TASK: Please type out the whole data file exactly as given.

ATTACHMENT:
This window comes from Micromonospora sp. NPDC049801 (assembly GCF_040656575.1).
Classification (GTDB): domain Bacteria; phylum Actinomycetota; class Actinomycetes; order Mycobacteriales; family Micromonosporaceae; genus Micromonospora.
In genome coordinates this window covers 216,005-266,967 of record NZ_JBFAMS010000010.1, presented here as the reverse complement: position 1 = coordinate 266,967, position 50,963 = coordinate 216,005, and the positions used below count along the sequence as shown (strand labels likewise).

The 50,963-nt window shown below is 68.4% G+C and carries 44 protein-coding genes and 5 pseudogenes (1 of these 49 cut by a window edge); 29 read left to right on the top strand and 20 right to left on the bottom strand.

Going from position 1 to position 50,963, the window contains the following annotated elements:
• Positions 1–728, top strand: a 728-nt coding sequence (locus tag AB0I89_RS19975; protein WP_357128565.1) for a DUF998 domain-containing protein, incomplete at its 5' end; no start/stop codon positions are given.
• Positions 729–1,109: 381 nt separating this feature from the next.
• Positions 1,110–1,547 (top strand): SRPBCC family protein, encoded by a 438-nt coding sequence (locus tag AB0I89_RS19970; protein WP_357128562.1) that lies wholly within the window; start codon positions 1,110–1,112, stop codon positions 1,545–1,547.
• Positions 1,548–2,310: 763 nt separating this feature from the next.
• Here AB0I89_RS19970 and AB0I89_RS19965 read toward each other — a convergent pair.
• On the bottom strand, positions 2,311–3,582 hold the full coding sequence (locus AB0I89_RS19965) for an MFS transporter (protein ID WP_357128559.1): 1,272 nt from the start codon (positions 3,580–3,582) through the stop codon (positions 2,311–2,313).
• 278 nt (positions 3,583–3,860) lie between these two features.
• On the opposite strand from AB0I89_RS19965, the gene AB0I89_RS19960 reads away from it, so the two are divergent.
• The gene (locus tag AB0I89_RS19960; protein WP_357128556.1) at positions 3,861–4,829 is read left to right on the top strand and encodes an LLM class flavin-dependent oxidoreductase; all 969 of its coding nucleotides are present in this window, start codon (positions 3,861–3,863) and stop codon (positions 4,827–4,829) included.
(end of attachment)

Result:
This window comes from Micromonospora sp. NPDC049801 (assembly GCF_040656575.1).
Classification (GTDB): domain Bacteria; phylum Actinomycetota; class Actinomycetes; order Mycobacteriales; family Micromonosporaceae; genus Micromonospora.
In genome coordinates this window covers 216,005-266,967 of record NZ_JBFAMS010000010.1, presented here as the reverse complement: position 1 = coordinate 266,967, position 50,963 = coordinate 216,005, and the positions used below count along the sequence as shown (strand labels likewise).

The 50,963-nt window shown below is 68.4% G+C and carries 44 protein-coding genes and 5 pseudogenes (1 of these 49 cut by a window edge); 29 read left to right on the top strand and 20 right to left on the bottom strand.

Going from position 1 to position 50,963, the window contains the following annotated elements:
• Positions 1–728, top strand: a 728-nt coding sequence (locus tag AB0I89_RS19975; protein WP_357128565.1) for a DUF998 domain-containing protein, incomplete at its 5' end; no start/stop codon positions are given.
• Positions 729–1,109: 381 nt separating this feature from the next.
• Positions 1,110–1,547 (top strand): SRPBCC family protein, encoded by a 438-nt coding sequence (locus tag AB0I89_RS19970; protein WP_357128562.1) that lies wholly within the window; start codon positions 1,110–1,112, stop codon positions 1,545–1,547.
• Positions 1,548–2,310: 763 nt separating this feature from the next.
• Here AB0I89_RS19970 and AB0I89_RS19965 read toward each other — a convergent pair.
• On the bottom strand, positions 2,311–3,582 hold the full coding sequence (locus AB0I89_RS19965) for an MFS transporter (protein ID WP_357128559.1): 1,272 nt from the start codon (positions 3,580–3,582) through the stop codon (positions 2,311–2,313).
• 278 nt (positions 3,583–3,860) lie between these two features.
• On the opposite strand from AB0I89_RS19965, the gene AB0I89_RS19960 reads away from it, so the two are divergent.
• The gene (locus tag AB0I89_RS19960; protein WP_357128556.1) at positions 3,861–4,829 is read left to right on the top strand and encodes an LLM class flavin-dependent oxidoreductase; all 969 of its coding nucleotides are present in this window, start codon (positions 3,861–3,863) and stop codon (positions 4,827–4,829) included.